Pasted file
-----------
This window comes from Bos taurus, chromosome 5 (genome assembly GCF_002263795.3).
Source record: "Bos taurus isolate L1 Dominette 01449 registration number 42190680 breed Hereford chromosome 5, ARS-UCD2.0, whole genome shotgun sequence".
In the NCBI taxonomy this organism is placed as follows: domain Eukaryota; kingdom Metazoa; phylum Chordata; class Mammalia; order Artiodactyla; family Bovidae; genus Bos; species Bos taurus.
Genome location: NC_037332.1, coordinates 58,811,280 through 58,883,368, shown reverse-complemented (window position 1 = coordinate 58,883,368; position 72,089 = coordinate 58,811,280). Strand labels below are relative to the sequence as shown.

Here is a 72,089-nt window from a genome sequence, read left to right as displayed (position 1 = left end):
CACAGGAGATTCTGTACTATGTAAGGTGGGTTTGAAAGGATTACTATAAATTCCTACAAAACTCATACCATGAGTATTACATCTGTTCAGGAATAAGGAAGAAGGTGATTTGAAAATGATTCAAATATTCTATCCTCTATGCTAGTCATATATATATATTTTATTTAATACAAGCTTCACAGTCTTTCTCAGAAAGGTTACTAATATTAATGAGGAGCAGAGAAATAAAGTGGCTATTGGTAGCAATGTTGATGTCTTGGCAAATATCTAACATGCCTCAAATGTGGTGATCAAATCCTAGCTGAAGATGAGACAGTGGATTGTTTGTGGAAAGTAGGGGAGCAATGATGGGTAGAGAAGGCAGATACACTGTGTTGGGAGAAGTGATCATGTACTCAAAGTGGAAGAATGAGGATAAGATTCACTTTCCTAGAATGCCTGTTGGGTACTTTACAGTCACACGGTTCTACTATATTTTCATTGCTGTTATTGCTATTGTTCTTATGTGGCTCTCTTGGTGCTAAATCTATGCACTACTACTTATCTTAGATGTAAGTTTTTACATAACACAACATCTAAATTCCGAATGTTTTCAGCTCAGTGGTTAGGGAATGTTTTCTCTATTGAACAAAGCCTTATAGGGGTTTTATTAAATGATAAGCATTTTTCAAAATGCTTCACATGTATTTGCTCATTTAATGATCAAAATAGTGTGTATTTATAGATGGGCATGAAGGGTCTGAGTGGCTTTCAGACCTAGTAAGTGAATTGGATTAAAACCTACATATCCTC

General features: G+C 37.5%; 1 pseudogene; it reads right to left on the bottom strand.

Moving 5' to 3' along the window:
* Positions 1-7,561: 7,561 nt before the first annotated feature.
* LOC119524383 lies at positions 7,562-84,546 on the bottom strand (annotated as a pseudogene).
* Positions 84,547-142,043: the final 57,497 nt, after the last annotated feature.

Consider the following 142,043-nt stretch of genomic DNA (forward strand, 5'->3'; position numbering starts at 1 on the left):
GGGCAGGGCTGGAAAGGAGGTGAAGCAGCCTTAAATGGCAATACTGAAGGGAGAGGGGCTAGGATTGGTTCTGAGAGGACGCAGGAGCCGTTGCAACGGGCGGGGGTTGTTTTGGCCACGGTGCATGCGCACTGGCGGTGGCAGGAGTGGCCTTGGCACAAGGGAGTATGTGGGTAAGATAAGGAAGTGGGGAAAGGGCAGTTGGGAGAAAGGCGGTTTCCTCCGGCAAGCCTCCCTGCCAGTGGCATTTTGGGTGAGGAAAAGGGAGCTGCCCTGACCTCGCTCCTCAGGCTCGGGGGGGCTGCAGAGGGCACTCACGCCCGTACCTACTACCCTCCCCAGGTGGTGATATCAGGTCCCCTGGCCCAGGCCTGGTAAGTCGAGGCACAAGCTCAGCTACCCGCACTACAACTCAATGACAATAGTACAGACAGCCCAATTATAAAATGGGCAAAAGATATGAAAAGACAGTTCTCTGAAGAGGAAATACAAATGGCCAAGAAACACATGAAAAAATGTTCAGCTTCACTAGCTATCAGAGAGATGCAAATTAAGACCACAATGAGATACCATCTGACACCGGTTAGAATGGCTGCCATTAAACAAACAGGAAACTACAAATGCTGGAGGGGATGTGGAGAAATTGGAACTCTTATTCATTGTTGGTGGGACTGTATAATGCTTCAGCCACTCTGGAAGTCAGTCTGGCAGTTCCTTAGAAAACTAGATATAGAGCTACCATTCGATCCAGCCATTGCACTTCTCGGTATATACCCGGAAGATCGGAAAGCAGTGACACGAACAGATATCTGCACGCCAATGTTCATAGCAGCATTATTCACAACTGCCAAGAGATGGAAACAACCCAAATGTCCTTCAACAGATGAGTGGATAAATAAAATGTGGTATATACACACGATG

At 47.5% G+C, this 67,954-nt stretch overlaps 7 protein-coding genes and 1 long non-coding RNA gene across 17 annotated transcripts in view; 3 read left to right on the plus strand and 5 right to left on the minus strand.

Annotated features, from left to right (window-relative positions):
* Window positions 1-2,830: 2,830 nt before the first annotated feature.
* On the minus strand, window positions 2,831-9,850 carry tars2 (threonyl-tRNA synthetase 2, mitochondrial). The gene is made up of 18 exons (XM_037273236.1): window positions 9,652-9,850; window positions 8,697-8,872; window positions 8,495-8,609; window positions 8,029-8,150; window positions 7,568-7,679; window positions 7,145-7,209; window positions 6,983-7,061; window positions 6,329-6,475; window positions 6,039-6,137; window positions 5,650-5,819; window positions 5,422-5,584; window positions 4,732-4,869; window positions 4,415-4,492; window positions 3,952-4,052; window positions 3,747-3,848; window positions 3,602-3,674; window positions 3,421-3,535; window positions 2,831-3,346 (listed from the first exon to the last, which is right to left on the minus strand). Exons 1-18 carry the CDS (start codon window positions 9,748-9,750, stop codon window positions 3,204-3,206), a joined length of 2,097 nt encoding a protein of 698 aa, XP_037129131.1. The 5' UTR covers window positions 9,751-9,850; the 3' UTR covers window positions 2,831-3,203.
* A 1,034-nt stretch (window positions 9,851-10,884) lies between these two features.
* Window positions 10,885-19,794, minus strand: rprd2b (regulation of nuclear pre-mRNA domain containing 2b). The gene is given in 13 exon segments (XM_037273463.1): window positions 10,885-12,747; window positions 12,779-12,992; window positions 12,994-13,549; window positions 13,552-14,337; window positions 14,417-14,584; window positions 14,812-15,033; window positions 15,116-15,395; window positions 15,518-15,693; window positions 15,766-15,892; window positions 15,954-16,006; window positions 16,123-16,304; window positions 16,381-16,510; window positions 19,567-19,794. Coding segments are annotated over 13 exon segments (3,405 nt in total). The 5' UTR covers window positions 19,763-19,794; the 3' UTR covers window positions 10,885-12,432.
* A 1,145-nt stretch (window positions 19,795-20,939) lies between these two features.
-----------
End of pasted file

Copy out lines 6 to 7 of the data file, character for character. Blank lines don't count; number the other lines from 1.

CACAGGAGATTCTGTACTATGTAAGGTGGGTTTGAAAGGATTACTATAAATTCCTACAAAACTCATACCATGAGTATTACATCTGTTCAGGAATAAGGAAGAAGGTGATTTGAAAATGATTCAAATATTCTATCCTCTATGCTAGTCATATATATATATTTTATTTAATACAAGCTTCACAGTCTTTCTCAGAAAGGTTACTAATATTAATGAGGAGCAGAGAAATAAAGTGGCTATTGGTAGCAATGTTGATGTCTTGGCAAATATCTAACATGCCTCAAATGTGGTGATCAAATCCTAGCTGAAGATGAGACAGTGGATTGTTTGTGGAAAGTAGGGGAGCAATGATGGGTAGAGAAGGCAGATACACTGTGTTGGGAGAAGTGATCATGTACTCAAAGTGGAAGAATGAGGATAAGATTCACTTTCCTAGAATGCCTGTTGGGTACTTTACAGTCACACGGTTCTACTATATTTTCATTGCTGTTATTGCTATTGTTCTTATGTGGCTCTCTTGGTGCTAAATCTATGCACTACTACTTATCTTAGATGTAAGTTTTTACATAACACAACATCTAAATTCCGAATGTTTTCAGCTCAGTGGTTAGGGAATGTTTTCTCTATTGAACAAAGCCTTATAGGGGTTTTATTAAATGATAAGCATTTTTCAAAATGCTTCACATGTATTTGCTCATTTAATGATCAAAATAGTGTGTATTTATAGATGGGCATGAAGGGTCTGAGTGGCTTTCAGACCTAGTAAGTGAATTGGATTAAAACCTACATATCCTC

General features: G+C 37.5%; 1 pseudogene; it reads right to left on the bottom strand.